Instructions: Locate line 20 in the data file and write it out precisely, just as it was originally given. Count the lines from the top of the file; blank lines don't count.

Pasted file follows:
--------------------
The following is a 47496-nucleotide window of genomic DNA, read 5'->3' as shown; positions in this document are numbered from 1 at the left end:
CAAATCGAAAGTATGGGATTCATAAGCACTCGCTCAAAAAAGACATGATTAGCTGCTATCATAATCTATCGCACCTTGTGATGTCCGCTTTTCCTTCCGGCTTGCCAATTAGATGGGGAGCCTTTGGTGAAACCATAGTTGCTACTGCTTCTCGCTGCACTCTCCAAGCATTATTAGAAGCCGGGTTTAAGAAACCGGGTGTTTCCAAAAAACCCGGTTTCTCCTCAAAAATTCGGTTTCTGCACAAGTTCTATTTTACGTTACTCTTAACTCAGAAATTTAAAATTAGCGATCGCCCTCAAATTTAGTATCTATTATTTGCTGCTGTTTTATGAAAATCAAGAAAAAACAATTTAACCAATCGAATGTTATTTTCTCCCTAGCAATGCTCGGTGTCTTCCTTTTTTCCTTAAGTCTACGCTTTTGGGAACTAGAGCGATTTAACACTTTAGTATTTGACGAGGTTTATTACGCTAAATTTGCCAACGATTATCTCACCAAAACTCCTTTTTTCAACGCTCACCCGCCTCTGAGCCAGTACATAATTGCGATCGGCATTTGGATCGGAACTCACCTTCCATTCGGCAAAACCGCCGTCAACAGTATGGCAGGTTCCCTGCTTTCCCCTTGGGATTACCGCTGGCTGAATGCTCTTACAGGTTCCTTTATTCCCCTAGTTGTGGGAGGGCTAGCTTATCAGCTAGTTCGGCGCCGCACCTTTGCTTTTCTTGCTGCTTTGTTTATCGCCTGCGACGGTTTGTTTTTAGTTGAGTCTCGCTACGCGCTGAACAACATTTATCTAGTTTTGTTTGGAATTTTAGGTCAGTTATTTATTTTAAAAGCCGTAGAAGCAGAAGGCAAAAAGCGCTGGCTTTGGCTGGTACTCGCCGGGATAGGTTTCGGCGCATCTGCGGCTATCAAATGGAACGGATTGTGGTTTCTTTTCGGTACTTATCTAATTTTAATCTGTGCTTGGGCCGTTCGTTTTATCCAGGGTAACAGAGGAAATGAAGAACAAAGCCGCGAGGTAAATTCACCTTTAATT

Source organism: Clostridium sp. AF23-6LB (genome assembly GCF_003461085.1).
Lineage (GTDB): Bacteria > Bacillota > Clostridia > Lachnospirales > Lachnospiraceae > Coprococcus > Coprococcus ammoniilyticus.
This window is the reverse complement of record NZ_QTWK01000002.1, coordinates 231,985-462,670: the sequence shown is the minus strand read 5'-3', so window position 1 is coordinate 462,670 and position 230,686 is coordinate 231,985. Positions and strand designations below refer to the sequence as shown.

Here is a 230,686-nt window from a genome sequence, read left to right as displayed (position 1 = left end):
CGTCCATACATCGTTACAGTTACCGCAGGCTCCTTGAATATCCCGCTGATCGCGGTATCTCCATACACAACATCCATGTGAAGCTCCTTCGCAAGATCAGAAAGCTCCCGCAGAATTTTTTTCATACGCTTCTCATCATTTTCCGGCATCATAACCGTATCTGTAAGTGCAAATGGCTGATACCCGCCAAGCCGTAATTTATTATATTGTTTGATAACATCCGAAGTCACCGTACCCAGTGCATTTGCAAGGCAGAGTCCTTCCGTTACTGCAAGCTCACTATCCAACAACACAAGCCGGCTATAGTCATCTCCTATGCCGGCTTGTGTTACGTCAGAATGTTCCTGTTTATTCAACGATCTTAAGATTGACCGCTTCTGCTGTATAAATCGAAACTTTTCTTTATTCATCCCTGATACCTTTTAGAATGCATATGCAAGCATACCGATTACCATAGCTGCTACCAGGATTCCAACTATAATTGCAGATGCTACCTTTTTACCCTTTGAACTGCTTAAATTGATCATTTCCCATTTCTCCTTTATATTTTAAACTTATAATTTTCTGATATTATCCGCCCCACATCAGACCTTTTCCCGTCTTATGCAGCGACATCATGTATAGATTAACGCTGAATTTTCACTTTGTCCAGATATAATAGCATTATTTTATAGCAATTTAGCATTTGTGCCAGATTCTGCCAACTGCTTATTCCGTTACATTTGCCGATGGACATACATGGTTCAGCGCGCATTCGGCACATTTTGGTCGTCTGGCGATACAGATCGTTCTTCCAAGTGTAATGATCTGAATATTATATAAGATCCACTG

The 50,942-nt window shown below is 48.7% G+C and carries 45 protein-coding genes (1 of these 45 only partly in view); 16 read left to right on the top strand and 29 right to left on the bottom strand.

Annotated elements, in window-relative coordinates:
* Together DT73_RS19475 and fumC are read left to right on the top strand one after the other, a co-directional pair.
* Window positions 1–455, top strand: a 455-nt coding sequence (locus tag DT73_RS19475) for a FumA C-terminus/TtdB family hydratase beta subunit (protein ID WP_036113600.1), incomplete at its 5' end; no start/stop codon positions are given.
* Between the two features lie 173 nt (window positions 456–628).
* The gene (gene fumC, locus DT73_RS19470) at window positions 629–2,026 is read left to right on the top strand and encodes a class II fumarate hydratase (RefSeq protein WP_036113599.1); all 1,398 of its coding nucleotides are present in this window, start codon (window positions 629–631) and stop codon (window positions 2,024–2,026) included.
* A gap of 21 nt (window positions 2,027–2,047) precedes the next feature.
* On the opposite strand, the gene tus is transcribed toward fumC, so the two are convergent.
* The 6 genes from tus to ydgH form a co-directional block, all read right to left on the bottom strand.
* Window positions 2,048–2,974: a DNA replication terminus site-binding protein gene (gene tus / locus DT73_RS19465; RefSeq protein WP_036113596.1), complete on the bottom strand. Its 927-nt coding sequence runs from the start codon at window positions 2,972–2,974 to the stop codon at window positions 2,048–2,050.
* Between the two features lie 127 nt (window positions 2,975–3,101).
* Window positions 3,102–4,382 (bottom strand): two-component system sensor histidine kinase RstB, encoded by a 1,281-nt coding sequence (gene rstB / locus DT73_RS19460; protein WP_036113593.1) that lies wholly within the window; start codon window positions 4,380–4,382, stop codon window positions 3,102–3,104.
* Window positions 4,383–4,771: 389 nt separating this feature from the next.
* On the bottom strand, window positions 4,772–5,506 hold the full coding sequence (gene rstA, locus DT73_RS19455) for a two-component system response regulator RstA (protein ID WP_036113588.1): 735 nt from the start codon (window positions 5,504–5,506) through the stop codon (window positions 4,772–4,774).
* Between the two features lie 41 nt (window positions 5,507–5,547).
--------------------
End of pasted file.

* Window positions 4,383–4,771: 389 nt separating this feature from the next.